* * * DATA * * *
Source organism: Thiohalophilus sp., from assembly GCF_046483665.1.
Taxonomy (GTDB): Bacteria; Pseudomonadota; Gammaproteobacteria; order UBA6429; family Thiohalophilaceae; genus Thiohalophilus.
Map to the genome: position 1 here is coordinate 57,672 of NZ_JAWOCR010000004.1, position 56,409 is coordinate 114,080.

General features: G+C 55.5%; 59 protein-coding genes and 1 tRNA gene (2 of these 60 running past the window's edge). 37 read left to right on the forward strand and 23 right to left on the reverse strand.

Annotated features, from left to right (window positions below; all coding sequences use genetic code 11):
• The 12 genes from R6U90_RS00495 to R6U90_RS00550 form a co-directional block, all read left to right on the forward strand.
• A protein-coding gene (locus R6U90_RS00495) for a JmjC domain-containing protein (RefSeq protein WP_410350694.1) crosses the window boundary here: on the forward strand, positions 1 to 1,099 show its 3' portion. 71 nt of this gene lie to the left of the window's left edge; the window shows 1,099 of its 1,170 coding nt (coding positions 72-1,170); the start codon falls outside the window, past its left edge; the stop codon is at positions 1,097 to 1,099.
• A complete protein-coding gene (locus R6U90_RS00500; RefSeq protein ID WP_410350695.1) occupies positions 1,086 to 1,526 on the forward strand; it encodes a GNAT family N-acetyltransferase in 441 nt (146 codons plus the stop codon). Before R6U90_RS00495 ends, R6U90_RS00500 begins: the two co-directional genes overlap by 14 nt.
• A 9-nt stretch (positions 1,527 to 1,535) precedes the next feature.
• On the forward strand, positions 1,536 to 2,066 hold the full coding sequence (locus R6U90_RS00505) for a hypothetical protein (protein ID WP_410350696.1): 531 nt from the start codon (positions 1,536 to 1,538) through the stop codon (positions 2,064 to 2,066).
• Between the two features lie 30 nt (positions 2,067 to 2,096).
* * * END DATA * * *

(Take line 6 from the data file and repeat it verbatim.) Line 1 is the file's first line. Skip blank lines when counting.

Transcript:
• The 12 genes from R6U90_RS00495 to R6U90_RS00550 form a co-directional block, all read left to right on the forward strand.